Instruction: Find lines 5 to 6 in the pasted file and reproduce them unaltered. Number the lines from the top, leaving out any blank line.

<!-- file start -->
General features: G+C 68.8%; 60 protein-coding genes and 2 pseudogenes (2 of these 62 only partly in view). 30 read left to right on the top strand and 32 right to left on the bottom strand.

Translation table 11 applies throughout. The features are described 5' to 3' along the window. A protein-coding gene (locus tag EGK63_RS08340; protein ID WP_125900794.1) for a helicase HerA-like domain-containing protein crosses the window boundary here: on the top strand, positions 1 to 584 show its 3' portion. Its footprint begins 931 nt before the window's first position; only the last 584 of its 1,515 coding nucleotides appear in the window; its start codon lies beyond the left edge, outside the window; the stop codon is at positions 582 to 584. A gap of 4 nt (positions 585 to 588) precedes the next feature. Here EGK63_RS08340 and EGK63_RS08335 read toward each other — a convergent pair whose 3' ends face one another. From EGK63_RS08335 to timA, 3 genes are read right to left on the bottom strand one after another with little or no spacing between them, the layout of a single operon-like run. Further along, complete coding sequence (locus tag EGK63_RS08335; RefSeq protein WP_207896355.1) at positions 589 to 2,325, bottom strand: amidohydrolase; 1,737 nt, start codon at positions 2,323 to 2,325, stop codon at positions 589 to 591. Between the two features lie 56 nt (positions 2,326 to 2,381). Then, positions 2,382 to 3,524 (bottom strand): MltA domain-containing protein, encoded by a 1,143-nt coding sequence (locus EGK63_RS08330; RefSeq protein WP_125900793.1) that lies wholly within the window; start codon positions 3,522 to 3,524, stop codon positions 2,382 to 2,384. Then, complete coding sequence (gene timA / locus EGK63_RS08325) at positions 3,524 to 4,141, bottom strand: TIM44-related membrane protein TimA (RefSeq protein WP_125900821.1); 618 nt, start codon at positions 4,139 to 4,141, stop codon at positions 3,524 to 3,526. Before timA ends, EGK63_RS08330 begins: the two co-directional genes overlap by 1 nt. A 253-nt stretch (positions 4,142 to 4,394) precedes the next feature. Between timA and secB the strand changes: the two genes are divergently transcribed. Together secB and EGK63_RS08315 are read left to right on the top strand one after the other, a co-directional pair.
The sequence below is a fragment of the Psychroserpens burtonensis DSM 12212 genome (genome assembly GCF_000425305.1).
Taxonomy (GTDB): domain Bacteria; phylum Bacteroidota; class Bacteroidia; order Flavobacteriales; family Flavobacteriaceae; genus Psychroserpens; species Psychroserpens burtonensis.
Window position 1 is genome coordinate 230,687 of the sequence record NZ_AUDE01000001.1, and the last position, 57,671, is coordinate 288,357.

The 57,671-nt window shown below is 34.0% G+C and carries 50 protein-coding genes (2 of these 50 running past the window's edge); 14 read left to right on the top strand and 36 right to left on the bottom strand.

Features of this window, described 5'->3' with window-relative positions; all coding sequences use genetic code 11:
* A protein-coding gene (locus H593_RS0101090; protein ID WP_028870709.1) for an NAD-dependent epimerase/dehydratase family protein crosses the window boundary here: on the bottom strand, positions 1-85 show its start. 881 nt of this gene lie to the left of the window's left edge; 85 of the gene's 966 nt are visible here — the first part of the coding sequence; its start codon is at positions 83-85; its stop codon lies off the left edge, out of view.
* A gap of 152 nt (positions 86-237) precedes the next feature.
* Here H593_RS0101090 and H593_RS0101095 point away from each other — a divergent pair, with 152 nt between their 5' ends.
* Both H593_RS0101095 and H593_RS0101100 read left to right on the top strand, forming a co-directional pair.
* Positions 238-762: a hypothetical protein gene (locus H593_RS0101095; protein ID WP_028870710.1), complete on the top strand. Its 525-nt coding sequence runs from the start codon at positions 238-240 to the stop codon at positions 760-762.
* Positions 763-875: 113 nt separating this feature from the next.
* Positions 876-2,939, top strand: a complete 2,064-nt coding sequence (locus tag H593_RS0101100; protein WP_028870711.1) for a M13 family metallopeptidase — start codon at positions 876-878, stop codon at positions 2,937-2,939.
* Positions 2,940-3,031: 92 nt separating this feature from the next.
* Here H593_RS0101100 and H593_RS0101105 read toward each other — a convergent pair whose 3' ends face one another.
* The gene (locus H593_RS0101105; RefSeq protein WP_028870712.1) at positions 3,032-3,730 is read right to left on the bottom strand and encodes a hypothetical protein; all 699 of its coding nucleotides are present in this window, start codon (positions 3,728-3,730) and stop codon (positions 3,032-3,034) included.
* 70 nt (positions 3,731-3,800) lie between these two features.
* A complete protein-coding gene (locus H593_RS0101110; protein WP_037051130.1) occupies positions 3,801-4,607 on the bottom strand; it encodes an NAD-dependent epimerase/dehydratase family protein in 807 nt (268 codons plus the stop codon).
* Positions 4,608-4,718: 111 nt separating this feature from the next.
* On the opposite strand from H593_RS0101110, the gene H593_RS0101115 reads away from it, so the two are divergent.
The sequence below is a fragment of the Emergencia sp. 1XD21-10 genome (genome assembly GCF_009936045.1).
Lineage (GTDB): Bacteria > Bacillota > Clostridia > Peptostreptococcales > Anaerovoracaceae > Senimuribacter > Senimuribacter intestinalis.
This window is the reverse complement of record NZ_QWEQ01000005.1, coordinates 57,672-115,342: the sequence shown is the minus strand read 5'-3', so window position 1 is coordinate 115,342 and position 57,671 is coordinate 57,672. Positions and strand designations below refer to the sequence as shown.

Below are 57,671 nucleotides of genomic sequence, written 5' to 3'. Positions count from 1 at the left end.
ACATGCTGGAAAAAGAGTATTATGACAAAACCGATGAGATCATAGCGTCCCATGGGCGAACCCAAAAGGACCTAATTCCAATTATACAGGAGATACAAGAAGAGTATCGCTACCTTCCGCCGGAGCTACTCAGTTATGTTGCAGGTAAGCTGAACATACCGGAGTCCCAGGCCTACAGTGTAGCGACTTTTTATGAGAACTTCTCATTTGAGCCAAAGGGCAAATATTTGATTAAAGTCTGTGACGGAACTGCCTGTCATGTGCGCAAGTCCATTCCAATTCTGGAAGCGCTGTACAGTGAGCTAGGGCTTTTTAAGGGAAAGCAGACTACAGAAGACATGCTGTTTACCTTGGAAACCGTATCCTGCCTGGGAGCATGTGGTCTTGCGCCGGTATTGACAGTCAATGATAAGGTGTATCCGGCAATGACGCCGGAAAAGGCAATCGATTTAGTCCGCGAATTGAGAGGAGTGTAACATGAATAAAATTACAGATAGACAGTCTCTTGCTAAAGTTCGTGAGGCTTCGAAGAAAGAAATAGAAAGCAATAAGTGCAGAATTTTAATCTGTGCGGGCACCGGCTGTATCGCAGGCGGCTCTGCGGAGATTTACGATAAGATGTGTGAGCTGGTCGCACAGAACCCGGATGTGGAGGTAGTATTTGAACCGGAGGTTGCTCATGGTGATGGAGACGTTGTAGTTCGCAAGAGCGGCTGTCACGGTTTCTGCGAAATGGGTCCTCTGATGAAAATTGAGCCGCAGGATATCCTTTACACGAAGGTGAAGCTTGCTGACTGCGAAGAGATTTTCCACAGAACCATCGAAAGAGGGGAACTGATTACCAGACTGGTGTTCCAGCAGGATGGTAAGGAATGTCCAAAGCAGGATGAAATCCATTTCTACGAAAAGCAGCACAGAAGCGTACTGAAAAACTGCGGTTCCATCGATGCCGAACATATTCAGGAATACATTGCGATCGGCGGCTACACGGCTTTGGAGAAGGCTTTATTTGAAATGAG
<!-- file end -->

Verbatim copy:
Window position 1 is genome coordinate 230,687 of the sequence record NZ_AUDE01000001.1, and the last position, 57,671, is coordinate 288,357.

The 57,671-nt window shown below is 34.0% G+C and carries 50 protein-coding genes (2 of these 50 running past the window's edge); 14 read left to right on the top strand and 36 right to left on the bottom strand.